Before he was an MLB star, Jose Fernandez risked his life to escape Cuba

Early Sunday morning, Marlins ace Jose Fernandez and two others were killed in a boating accident in Miami. He was only 24, and Fernandez recently announced he was going to be a father. The Marlins have confirmed the news and canceled Sunday's game. It's a truly sad day for baseball and all of sports.

It is also a moment to remember that Fernandez's rise to the big leagues was truly meteoric and how he got there was even more remarkable. He was a first round pick in 2011, and after just one season in Single-A ball, he jumped to the majors and was instantly a Cy Young candidate. Fernandez has been one of the best pitchers in the world ever since.

Jose Fernandez was killed in a boating accident Sunday. USATSI

Long before he reached the big leagues, Fernandez escaped Cuba and risked his life to help others. He was born in Santa Clara, Cuba, and was jailed three times after failed defection attempts. "Being a traitor to Fidel Castro" was the charge each time. One prison stint lasted several months.

It wasn't until his fourth defection attempt in 2008, when he was 15, that Fernandez succeeded. While on a boat with others in the Gulf of Mexico, Fernandez jumped into the water in the darkness of night to save someone who had fallen overboard. He did not know that someone was his mother, but he jumped in anyway.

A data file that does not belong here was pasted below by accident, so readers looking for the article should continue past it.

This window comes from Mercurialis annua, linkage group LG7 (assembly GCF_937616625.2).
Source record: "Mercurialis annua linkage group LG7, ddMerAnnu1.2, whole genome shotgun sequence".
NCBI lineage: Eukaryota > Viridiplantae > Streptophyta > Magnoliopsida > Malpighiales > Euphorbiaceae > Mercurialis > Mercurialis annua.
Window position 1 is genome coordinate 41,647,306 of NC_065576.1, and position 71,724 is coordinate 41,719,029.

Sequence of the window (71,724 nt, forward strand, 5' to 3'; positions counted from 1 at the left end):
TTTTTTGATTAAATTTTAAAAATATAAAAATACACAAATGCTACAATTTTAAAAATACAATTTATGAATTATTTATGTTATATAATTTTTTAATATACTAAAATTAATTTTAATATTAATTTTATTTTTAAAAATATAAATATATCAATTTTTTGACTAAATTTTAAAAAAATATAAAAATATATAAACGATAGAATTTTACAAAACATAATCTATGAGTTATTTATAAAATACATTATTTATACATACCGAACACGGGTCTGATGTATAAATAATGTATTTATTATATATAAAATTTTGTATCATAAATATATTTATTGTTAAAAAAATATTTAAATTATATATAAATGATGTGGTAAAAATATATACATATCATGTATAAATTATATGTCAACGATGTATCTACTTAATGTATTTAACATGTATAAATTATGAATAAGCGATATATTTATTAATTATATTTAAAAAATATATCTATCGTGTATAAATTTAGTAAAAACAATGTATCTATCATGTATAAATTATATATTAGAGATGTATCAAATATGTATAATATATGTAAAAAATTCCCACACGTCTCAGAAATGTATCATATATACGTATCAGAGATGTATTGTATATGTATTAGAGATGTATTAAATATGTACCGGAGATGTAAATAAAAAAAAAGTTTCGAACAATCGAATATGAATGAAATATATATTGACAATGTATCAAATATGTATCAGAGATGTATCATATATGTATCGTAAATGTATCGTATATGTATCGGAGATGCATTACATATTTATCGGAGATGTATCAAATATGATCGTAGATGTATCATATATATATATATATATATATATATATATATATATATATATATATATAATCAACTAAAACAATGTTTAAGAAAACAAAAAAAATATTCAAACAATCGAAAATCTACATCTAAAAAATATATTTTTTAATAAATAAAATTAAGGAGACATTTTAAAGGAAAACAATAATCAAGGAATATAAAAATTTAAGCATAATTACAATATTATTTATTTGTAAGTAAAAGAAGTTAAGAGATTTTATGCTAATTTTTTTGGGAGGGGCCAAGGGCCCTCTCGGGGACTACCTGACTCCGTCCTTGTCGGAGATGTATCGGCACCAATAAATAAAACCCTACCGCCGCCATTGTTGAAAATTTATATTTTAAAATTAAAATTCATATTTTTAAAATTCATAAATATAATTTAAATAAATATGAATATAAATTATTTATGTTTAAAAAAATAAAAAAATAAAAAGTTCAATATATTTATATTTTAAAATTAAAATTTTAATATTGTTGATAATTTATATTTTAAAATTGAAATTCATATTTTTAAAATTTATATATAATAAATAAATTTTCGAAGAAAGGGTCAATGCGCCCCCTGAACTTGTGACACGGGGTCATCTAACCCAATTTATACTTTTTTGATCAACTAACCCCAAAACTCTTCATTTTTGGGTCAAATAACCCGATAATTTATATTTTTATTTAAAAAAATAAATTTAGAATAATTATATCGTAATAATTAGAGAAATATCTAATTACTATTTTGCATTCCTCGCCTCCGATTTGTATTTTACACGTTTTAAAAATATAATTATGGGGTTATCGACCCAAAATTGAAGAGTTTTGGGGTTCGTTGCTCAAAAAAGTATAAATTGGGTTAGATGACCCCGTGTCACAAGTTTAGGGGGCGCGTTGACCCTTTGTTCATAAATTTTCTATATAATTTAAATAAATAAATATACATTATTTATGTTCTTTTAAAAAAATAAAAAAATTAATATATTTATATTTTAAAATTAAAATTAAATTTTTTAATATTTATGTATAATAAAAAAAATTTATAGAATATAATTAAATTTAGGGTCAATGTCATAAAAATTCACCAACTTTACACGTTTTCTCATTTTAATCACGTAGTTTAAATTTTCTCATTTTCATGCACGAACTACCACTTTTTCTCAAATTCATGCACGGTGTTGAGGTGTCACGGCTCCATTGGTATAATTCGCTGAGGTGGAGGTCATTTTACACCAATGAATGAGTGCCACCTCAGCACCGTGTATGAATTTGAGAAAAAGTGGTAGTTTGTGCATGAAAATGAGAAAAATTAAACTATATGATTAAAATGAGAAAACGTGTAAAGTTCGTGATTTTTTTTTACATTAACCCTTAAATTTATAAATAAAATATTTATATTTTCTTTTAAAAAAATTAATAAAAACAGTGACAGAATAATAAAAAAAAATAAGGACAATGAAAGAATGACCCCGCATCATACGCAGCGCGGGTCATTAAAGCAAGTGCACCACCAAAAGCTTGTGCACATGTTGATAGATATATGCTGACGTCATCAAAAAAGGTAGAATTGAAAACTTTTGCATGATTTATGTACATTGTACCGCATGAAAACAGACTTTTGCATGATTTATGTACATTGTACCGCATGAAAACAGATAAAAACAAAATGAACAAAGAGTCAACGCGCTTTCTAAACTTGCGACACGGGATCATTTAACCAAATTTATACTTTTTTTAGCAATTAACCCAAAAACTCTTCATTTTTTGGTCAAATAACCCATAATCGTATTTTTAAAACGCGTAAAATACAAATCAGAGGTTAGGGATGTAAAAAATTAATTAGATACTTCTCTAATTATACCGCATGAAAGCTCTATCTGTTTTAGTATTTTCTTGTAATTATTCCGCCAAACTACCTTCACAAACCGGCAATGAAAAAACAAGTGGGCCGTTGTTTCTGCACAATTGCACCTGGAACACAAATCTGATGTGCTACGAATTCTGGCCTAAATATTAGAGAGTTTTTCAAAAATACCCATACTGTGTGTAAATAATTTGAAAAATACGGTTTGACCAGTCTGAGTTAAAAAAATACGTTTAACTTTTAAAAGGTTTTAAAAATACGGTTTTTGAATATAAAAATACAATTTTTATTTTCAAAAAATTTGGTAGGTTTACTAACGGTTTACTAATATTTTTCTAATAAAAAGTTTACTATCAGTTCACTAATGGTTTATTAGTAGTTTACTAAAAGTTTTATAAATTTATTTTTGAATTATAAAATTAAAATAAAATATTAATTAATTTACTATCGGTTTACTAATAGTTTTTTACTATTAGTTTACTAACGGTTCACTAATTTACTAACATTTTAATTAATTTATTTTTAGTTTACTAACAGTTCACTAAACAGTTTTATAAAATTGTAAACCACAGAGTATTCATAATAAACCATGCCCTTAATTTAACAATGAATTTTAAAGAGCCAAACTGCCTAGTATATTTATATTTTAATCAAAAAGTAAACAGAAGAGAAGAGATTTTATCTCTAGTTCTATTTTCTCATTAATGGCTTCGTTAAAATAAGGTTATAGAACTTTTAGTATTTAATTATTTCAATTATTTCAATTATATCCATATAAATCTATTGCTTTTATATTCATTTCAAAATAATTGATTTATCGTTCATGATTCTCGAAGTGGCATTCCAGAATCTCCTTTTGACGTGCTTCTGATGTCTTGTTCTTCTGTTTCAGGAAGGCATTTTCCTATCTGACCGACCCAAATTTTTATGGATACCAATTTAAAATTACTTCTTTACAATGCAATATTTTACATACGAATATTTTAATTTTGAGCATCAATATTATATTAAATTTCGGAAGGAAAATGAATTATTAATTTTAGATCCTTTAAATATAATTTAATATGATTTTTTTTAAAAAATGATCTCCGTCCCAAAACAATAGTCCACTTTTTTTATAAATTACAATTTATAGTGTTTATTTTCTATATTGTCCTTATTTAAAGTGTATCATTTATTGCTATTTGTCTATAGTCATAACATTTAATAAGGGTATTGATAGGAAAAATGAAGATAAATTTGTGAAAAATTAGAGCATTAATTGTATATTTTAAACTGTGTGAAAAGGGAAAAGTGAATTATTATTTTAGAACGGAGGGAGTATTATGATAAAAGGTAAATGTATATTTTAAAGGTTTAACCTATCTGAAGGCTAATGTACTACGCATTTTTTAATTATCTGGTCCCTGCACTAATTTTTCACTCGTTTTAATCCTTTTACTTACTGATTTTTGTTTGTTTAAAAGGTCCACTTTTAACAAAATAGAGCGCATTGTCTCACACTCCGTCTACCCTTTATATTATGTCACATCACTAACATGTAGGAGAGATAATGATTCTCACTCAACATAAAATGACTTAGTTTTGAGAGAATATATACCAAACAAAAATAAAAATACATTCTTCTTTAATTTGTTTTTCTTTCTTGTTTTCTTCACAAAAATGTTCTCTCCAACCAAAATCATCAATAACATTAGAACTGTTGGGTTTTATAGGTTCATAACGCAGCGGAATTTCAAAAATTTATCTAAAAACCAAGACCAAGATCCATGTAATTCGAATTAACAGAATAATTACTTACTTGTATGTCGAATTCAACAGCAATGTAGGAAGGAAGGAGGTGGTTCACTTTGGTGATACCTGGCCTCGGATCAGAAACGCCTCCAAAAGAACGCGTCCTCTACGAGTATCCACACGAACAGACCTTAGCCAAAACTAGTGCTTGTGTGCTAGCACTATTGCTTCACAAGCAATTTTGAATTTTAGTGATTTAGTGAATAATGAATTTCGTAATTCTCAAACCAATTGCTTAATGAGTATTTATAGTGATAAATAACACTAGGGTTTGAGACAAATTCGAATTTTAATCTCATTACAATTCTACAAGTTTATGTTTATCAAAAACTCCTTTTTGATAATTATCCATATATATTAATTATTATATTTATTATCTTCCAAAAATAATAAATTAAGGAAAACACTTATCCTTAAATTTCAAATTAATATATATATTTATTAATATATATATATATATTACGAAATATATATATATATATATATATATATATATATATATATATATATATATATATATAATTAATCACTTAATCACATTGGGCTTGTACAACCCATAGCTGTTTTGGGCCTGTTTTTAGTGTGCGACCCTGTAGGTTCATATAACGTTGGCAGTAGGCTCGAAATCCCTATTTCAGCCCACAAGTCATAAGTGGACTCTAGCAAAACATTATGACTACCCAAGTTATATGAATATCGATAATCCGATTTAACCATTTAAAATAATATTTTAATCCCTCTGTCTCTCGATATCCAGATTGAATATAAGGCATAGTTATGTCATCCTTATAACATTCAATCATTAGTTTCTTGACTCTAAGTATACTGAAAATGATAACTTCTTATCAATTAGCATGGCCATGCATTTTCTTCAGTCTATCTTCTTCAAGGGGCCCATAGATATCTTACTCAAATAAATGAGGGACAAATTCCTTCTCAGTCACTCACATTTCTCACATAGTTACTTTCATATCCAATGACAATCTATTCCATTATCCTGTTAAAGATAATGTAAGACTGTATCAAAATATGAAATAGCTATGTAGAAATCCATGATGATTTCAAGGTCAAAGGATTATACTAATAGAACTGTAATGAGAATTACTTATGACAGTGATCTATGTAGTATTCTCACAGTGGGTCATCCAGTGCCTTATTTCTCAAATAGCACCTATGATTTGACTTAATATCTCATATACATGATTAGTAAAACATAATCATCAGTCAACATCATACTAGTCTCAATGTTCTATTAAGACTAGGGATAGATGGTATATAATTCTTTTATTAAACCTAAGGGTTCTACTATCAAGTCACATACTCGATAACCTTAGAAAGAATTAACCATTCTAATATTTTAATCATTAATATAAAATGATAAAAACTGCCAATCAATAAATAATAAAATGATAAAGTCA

That's the kind of person Fernandez was. He was obviously a great baseball player, but he also put others first and did a lot of work in the community. For example:

After defecting, Fernandez and his mother joined his father -- Jose's father defected in 2005 -- and put down roots in Tampa. His baseball career began at Braulio Alonso High School after making the team following a tryout. Four years later he was a first round pick worthy of a $2 million bonus.

As great as he was on the field, Fernandez's greatest accomplishments came off the field. He was an icon in the Cuban community and an inspiration to countless others. For many, Fernandez's baseball career will be a footnote in his legacy. He'll be remembered as someone who went out of his way to help others, even if it meant risking his life.

CBS Sports Writer

Mike Axisa joined CBS Sports in 2013. He has been a member of the BBWAA since 2015 and has previously written about both fantasy baseball and real life baseball for MLBTradeRumors.com, FanGraphs.com, RotoAuthority.com,... Full Bio

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